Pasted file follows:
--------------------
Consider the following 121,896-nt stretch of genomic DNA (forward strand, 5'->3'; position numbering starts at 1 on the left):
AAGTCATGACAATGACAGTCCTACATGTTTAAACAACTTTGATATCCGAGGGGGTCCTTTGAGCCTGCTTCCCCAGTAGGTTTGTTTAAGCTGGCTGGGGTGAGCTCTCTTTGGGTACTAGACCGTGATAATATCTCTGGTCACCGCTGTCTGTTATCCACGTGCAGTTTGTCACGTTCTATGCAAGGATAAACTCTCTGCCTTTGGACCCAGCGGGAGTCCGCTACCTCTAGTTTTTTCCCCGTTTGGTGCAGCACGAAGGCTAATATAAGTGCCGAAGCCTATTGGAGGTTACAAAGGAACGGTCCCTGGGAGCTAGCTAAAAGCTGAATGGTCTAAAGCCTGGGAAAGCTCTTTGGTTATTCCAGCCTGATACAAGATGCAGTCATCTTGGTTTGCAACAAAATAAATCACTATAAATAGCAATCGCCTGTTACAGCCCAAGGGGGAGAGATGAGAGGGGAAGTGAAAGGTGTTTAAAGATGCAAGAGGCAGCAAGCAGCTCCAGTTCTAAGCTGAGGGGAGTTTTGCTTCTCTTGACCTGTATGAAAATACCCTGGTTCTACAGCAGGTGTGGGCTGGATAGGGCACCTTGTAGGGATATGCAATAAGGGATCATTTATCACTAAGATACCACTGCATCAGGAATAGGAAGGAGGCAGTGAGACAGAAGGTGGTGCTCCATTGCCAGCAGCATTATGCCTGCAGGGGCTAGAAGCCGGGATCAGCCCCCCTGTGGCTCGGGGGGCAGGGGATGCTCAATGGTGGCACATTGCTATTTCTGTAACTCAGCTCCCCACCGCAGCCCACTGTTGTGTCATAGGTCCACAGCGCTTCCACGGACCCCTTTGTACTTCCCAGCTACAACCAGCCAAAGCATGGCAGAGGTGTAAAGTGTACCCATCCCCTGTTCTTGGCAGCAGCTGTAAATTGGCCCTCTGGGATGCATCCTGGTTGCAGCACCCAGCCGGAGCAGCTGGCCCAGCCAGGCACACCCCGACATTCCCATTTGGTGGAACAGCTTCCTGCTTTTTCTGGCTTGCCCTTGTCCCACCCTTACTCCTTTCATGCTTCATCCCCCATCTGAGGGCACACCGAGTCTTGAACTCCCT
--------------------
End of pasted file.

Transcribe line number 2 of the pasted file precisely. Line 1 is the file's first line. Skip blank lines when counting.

AAGTCATGACAATGACAGTCCTACATGTTTAAACAACTTTGATATCCGAGGGGGTCCTTTGAGCCTGCTTCCCCAGTAGGTTTGTTTAAGCTGGCTGGGGTGAGCTCTCTTTGGGTACTAGACCGTGATAATATCTCTGGTCACCGCTGTCTGTTATCCACGTGCAGTTTGTCACGTTCTATGCAAGGATAAACTCTCTGCCTTTGGACCCAGCGGGAGTCCGCTACCTCTAGTTTTTTCCCCGTTTGGTGCAGCACGAAGGCTAATATAAGTGCCGAAGCCTATTGGAGGTTACAAAGGAACGGTCCCTGGGAGCTAGCTAAAAGCTGAATGGTCTAAAGCCTGGGAAAGCTCTTTGGTTATTCCAGCCTGATACAAGATGCAGTCATCTTGGTTTGCAACAAAATAAATCACTATAAATAGCAATCGCCTGTTACAGCCCAAGGGGGAGAGATGAGAGGGGAAGTGAAAGGTGTTTAAAGATGCAAGAGGCAGCAAGCAGCTCCAGTTCTAAGCTGAGGGGAGTTTTGCTTCTCTTGACCTGTATGAAAATACCCTGGTTCTACAGCAGGTGTGGGCTGGATAGGGCACCTTGTAGGGATATGCAATAAGGGATCATTTATCACTAAGATACCACTGCATCAGGAATAGGAAGGAGGCAGTGAGACAGAAGGTGGTGCTCCATTGCCAGCAGCATTATGCCTGCAGGGGCTAGAAGCCGGGATCAGCCCCCCTGTGGCTCGGGGGGCAGGGGATGCTCAATGGTGGCACATTGCTATTTCTGTAACTCAGCTCCCCACCGCAGCCCACTGTTGTGTCATAGGTCCACAGCGCTTCCACGGACCCCTTTGTACTTCCCAGCTACAACCAGCCAAAGCATGGCAGAGGTGTAAAGTGTACCCATCCCCTGTTCTTGGCAGCAGCTGTAAATTGGCCCTCTGGGATGCATCCTGGTTGCAGCACCCAGCCGGAGCAGCTGGCCCAGCCAGGCACACCCCGACATTCCCATTTGGTGGAACAGCTTCCTGCTTTTTCTGGCTTGCCCTTGTCCCACCCTTACTCCTTTCATGCTTCATCCCCCATCTGAGGGCACACCGAGTCTTGAACTCCCT